How can you spot Malware lurking in encrypted traffic?

Encryption is an important tool in maintaining privacy. It protects our data from prying eyes. It prevents people from stealing our credit card information, app usage habits, or passwords.
According to a recent report, encryption has become so important that half of all internet traffic was encrypted by February 2012. Encryption is now a legal requirement for certain types of traffic.
Gartner predicts that more than 80 percent enterprise web traffic will be encrypted by 2019. This is a great benefit for privacy-conscious individuals, but IT departments will be confronted with a huge influx of traffic they cannot access without encryption technology.
This means encryption can be used by both good guys and bad guys. Encryption can conceal malware as well as your secrets. This opened up a whole new world of worms (and trojans and viruses) for IT managers.
Gartner predicts that half the malware campaigns in 2019 will use encryption to conceal delivery or command and control activity or data exfiltration,” said TK Keanini (principal engineer at Cisco), who launched a new product this week to combat the threat.
Malware makers are aware of this and are taking advantage of it. Gartner says that initial delivery of malware via encrypted web channels is increasing as HTTPS takes over HTTP.
“Sites like Facebook, Twitter, LinkedIn, and Google all use SSL, but have in the past fallen prey to threats like likejacking, malware spread, and spam,” says Alan Cain, Security Manager at Media company Racing Post. He says that encrypted malware is the industry’s greatest threat because 80 percent of security systems fail to recognize and prevent threats in SSL traffic.
Gartner predicts that more than 60% of organizations will not be able to decrypt HTTPS traffic effectively by 2020, “missing most targeted malware.” Gartner predicts that encrypted traffic will contain more than 70% of web malware by 2020, and that the support for decryption systems will diminish. This is a problem that even the most powerful IT departments cannot ignore.
This problem was previously solved by decrypting the traffic and looking at it with next-generation firewalls. This process is slow and requires additional devices to be added to your network. With the constantly changing threat landscape, it is becoming obvious that security integrated into your network will help you detect all threats, even those hidden in encrypted traffic.
But how do you combat a threat that you can’t see? Cisco experts realized that they needed to search for the shadow of the threat.
Encrypted Traffic Analytics to Detect Threats. Although you can’t look into encrypted traffic, Blake Anderson, a technical leader at Cisco and David McGrew (a Fellow in the company‚Äôs Advanced Security Research Group), found a unique way of looking out for clues that might be lurking within.
“Identifying threats within encrypted network traffic poses unique challenges,” Anderson and McGrew admitted in a paper titled ‘Identifying Encrypted Malware Trace with Contextual Flow data’ published last October.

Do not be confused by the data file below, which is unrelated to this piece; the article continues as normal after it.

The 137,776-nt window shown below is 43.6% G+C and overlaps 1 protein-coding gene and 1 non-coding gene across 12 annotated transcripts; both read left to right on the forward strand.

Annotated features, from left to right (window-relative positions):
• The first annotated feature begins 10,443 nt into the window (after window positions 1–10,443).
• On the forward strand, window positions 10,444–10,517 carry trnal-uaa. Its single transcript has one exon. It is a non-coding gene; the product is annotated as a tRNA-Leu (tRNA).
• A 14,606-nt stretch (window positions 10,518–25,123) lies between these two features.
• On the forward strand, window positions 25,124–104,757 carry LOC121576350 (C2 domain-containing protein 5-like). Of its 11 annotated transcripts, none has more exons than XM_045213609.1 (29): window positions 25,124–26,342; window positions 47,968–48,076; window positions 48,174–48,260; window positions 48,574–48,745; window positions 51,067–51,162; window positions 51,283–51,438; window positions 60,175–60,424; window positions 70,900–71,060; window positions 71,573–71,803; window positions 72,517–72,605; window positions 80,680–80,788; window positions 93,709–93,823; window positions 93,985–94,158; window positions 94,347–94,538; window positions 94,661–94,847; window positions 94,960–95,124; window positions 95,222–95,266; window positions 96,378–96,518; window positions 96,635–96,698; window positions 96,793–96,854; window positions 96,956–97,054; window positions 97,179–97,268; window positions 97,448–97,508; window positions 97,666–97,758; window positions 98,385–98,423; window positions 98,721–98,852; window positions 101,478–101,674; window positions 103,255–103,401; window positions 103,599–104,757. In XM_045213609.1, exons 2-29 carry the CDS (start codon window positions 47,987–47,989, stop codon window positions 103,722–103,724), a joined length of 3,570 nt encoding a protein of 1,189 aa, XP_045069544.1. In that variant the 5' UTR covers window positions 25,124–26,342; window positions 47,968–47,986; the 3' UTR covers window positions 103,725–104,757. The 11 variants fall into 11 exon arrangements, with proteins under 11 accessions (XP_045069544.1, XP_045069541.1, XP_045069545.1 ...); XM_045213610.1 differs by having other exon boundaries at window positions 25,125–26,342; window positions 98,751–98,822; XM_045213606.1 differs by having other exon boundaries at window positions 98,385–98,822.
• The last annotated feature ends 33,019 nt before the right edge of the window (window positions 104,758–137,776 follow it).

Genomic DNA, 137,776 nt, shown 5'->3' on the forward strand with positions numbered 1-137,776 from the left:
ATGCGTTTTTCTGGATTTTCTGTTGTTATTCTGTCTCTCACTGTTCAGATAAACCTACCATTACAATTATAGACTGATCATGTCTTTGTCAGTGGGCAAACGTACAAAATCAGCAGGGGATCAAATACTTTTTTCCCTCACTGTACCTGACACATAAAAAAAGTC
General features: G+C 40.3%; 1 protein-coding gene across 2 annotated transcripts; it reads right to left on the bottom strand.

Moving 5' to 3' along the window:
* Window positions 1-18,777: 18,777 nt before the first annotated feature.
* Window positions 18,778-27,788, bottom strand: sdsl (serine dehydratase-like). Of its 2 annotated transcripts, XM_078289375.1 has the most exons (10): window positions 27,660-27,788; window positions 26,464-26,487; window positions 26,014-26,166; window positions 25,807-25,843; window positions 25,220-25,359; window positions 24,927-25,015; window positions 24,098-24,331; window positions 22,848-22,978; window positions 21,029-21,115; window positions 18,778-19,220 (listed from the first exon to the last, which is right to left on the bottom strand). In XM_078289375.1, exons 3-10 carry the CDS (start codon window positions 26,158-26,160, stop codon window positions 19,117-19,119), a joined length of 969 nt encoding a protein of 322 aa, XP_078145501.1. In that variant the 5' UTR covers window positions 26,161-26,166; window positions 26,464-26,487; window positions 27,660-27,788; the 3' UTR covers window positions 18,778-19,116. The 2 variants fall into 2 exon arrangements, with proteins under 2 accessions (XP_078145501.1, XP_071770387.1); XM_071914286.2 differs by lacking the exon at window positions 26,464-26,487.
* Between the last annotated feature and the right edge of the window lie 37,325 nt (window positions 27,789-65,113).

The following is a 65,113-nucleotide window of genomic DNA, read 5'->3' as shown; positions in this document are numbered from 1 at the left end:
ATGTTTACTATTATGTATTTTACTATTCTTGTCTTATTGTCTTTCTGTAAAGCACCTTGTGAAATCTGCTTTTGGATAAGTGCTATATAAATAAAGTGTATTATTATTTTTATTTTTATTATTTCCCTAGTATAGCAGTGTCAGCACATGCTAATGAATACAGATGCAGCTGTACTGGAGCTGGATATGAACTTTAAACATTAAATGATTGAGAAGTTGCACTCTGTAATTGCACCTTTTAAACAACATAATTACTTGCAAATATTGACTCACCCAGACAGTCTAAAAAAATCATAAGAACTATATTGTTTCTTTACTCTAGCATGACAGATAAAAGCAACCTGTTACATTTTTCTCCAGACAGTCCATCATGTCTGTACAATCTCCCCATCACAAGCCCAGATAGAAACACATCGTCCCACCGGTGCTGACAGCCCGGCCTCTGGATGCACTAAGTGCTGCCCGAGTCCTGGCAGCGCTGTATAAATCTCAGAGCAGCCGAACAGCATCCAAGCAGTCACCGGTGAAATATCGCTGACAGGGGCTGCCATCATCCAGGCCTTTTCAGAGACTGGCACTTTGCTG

They stressed that it is important to monitor traffic for malware and threats, but do so in a way that preserves the integrity of encryption. The two developed supervised machine-learning models that took advantage of a unique and varied set of network flow data features. They stated that these data features included TLS handshake metadata, DNS context flows linked to encrypted flows, and the HTTP headers for HTTP-contextual flow from the same source IP within a five minute window.
The researchers compared malicious and benign traffic’s use TLS, DNS, HTTP on millions of unique flows and then identified the most obvious signs of malware.
To ensure that it did not produce false positives, the process was tested against real-world data. The resulting technique, Encrypted Traffic Analysis (ETA), looks for telltale signs in three elements of encrypted data.
The first packet is the initial data packet for the connection. This packet may contain valuable information about the rest. The sequence of packet lengths, times and times provides vital clues to traffic contents beyond the encrypted flow.
ETA then checks the byte distribution among the payloads of packets in the flow being analyzed. This network-based detection process is enhanced by machine learning. Its effectiveness improves over time.
Cisco will make Encrypted Traffic Analytics available this week by pairing the enhanced NetFlow from Cisco’s new Catalyst(r), 9000 swtiches, and Cisco 4000 Series Integrated Services Routers together with the advanced security analysis of Cisco Stealthwatch.
Prashanth Shenoy is the vice president of Marketing, Enterprise Networks and IoT at Cisco. He says that Cisco continues to improve security in its network devices by leveraging its best-of-breed security portfolio. The result is a comprehensive threat defence architecture that uses the network to detect and respond to all threats.
In a nutshell: all traffic passing through Cisco devices around the world will now be feeding intelligence to a massive threat detection network that can detect and stop any threats, anywhere, anytime.
Shenoy explains, “It’s almost like watching people argue.” “You may not be hearing what they are saying, but you can see what their gestures and expressions mean.”
Shenoy says Cisco is uniquely positioned in order to provide ETA for our customers, both current and future. “Our new hardware with our newest chip is the only way to be able to perform the analysis in real-time at high speeds without slowing down traffic.

Author: Victoria